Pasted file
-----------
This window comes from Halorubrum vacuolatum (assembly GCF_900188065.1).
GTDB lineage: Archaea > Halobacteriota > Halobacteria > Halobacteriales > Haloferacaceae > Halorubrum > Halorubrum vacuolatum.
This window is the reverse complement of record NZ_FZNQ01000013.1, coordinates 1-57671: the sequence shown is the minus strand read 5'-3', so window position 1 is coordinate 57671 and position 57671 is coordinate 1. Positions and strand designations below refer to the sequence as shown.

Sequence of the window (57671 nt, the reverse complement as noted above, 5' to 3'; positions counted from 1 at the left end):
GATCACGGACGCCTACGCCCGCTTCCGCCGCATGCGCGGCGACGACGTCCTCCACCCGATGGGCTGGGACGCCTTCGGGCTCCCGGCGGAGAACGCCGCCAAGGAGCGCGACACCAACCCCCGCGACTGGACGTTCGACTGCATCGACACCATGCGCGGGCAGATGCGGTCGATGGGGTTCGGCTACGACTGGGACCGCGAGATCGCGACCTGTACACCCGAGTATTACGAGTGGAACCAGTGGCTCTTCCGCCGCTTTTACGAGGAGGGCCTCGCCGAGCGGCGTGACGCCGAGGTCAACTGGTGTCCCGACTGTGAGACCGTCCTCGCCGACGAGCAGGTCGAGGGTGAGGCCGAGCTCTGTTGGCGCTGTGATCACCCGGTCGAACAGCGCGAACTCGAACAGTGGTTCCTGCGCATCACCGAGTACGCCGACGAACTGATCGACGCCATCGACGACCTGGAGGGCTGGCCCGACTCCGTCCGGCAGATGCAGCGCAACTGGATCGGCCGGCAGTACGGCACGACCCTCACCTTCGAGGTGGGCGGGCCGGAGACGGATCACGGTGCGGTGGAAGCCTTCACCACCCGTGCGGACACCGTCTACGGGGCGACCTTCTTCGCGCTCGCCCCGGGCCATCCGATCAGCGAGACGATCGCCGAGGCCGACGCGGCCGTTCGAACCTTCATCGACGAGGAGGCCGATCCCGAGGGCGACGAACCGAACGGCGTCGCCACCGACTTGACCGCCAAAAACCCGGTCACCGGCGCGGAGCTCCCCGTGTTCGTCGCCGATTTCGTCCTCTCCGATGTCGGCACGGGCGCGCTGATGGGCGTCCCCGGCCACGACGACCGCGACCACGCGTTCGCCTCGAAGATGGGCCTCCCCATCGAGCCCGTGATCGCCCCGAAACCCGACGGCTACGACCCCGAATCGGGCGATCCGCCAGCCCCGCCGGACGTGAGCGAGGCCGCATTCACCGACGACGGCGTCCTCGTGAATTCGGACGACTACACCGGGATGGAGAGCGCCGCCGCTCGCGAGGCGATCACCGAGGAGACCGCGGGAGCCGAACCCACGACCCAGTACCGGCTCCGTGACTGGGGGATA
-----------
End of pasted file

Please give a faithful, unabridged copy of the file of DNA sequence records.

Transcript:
This window comes from Halorubrum vacuolatum (assembly GCF_900188065.1).
GTDB lineage: Archaea > Halobacteriota > Halobacteria > Halobacteriales > Haloferacaceae > Halorubrum > Halorubrum vacuolatum.
This window is the reverse complement of record NZ_FZNQ01000013.1, coordinates 1-57671: the sequence shown is the minus strand read 5'-3', so window position 1 is coordinate 57671 and position 57671 is coordinate 1. Positions and strand designations below refer to the sequence as shown.

Sequence of the window (57671 nt, the reverse complement as noted above, 5' to 3'; positions counted from 1 at the left end):
GATCACGGACGCCTACGCCCGCTTCCGCCGCATGCGCGGCGACGACGTCCTCCACCCGATGGGCTGGGACGCCTTCGGGCTCCCGGCGGAGAACGCCGCCAAGGAGCGCGACACCAACCCCCGCGACTGGACGTTCGACTGCATCGACACCATGCGCGGGCAGATGCGGTCGATGGGGTTCGGCTACGACTGGGACCGCGAGATCGCGACCTGTACACCCGAGTATTACGAGTGGAACCAGTGGCTCTTCCGCCGCTTTTACGAGGAGGGCCTCGCCGAGCGGCGTGACGCCGAGGTCAACTGGTGTCCCGACTGTGAGACCGTCCTCGCCGACGAGCAGGTCGAGGGTGAGGCCGAGCTCTGTTGGCGCTGTGATCACCCGGTCGAACAGCGCGAACTCGAACAGTGGTTCCTGCGCATCACCGAGTACGCCGACGAACTGATCGACGCCATCGACGACCTGGAGGGCTGGCCCGACTCCGTCCGGCAGATGCAGCGCAACTGGATCGGCCGGCAGTACGGCACGACCCTCACCTTCGAGGTGGGCGGGCCGGAGACGGATCACGGTGCGGTGGAAGCCTTCACCACCCGTGCGGACACCGTCTACGGGGCGACCTTCTTCGCGCTCGCCCCGGGCCATCCGATCAGCGAGACGATCGCCGAGGCCGACGCGGCCGTTCGAACCTTCATCGACGAGGAGGCCGATCCCGAGGGCGACGAACCGAACGGCGTCGCCACCGACTTGACCGCCAAAAACCCGGTCACCGGCGCGGAGCTCCCCGTGTTCGTCGCCGATTTCGTCCTCTCCGATGTCGGCACGGGCGCGCTGATGGGCGTCCCCGGCCACGACGACCGCGACCACGCGTTCGCCTCGAAGATGGGCCTCCCCATCGAGCCCGTGATCGCCCCGAAACCCGACGGCTACGACCCCGAATCGGGCGATCCGCCAGCCCCGCCGGACGTGAGCGAGGCCGCATTCACCGACGACGGCGTCCTCGTGAATTCGGACGACTACACCGGGATGGAGAGCGCCGCCGCTCGCGAGGCGATCACCGAGGAGACCGCGGGAGCCGAACCCACGACCCAGTACCGGCTCCGTGACTGGGGGATA